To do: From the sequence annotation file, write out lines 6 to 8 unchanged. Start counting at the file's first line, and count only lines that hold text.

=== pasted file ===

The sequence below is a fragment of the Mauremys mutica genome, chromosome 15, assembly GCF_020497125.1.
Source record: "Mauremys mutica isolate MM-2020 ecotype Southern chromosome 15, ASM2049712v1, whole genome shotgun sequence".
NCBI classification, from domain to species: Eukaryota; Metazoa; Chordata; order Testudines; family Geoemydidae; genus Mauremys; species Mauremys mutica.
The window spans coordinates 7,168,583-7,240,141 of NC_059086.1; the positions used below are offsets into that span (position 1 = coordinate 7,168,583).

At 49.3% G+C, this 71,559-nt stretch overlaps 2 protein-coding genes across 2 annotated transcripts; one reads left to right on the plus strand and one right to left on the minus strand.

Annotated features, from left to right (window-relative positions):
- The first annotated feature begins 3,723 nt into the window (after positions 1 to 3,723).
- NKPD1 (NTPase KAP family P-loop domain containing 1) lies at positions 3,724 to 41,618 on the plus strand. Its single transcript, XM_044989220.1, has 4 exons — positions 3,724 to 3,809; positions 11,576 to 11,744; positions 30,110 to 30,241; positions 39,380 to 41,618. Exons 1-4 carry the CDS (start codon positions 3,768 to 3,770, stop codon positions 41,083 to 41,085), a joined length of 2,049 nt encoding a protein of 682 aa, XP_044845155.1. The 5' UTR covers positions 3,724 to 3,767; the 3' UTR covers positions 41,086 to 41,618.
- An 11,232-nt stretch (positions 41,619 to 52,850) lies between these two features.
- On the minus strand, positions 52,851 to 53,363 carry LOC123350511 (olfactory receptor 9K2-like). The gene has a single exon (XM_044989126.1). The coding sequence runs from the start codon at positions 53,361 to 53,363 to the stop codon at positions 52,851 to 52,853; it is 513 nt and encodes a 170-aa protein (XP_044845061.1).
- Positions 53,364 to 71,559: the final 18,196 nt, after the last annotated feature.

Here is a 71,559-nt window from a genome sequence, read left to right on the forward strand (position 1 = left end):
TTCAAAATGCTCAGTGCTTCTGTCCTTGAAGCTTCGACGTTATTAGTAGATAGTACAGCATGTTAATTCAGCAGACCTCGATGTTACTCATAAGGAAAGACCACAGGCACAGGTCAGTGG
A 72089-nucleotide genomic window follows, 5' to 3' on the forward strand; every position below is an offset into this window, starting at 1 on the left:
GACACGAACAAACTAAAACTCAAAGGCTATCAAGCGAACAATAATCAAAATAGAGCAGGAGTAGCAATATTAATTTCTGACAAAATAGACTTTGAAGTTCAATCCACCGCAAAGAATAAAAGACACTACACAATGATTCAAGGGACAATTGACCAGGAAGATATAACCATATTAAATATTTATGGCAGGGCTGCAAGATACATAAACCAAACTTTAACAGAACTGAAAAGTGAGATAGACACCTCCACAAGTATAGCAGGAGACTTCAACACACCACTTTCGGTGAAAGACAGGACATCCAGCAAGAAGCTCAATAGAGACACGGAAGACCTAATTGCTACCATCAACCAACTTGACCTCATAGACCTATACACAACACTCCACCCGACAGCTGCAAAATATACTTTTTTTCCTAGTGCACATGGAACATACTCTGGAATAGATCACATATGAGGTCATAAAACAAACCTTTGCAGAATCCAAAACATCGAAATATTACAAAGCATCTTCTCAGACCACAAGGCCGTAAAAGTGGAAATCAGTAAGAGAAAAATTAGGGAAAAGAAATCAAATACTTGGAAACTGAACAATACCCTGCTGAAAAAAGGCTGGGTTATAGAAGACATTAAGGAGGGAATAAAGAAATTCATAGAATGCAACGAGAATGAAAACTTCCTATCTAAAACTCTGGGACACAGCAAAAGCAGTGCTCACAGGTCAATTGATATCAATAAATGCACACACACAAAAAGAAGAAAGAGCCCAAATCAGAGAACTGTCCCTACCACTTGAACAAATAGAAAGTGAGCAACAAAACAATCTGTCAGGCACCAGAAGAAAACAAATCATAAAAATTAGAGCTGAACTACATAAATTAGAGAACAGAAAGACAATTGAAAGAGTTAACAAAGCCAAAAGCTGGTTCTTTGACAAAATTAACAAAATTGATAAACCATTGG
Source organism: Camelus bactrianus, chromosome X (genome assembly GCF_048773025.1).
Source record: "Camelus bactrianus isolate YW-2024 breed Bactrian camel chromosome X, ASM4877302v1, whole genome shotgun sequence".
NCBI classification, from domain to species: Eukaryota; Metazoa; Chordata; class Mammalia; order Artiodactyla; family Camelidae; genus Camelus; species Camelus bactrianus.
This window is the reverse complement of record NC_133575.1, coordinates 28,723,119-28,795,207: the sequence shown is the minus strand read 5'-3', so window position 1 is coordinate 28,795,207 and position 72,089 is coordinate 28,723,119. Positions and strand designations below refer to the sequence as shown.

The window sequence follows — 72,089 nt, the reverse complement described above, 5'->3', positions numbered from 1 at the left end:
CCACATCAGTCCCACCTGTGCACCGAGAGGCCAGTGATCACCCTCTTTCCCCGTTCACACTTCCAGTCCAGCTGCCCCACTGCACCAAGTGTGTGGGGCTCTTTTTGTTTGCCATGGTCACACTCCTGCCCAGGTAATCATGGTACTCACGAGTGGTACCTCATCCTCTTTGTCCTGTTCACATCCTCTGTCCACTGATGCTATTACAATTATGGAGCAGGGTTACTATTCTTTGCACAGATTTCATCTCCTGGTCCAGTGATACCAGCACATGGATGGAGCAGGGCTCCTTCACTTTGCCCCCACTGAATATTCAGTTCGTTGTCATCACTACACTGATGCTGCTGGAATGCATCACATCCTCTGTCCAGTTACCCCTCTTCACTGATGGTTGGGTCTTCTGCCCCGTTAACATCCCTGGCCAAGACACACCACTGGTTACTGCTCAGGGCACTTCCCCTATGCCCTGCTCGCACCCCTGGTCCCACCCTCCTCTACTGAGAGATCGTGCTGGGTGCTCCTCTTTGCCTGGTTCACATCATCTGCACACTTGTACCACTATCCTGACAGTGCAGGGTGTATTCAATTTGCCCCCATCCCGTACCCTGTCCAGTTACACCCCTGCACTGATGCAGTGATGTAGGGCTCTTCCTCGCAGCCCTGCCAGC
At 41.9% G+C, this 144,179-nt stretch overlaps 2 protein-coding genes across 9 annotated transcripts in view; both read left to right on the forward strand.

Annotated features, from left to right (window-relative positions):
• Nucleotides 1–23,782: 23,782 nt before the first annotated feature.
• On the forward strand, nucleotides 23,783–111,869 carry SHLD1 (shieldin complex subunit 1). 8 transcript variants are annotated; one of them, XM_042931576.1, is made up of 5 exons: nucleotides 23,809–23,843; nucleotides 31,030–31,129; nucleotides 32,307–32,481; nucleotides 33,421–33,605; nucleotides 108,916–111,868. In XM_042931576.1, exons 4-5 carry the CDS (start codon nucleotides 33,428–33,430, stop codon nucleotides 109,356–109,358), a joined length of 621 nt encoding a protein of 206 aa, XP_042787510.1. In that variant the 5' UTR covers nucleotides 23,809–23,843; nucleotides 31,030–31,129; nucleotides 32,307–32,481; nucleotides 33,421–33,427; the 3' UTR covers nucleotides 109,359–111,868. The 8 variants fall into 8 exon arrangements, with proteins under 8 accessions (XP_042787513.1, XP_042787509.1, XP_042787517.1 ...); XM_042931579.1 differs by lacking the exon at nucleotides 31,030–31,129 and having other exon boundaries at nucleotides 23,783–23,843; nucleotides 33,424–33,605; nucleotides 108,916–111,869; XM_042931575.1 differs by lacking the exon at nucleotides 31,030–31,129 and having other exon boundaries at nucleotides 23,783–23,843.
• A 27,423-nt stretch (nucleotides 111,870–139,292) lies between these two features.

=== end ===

Annotated features, from left to right (window-relative positions):
- The first annotated feature begins 3,723 nt into the window (after positions 1 to 3,723).
- NKPD1 (NTPase KAP family P-loop domain containing 1) lies at positions 3,724 to 41,618 on the plus strand. Its single transcript, XM_044989220.1, has 4 exons — positions 3,724 to 3,809; positions 11,576 to 11,744; positions 30,110 to 30,241; positions 39,380 to 41,618. Exons 1-4 carry the CDS (start codon positions 3,768 to 3,770, stop codon positions 41,083 to 41,085), a joined length of 2,049 nt encoding a protein of 682 aa, XP_044845155.1. The 5' UTR covers positions 3,724 to 3,767; the 3' UTR covers positions 41,086 to 41,618.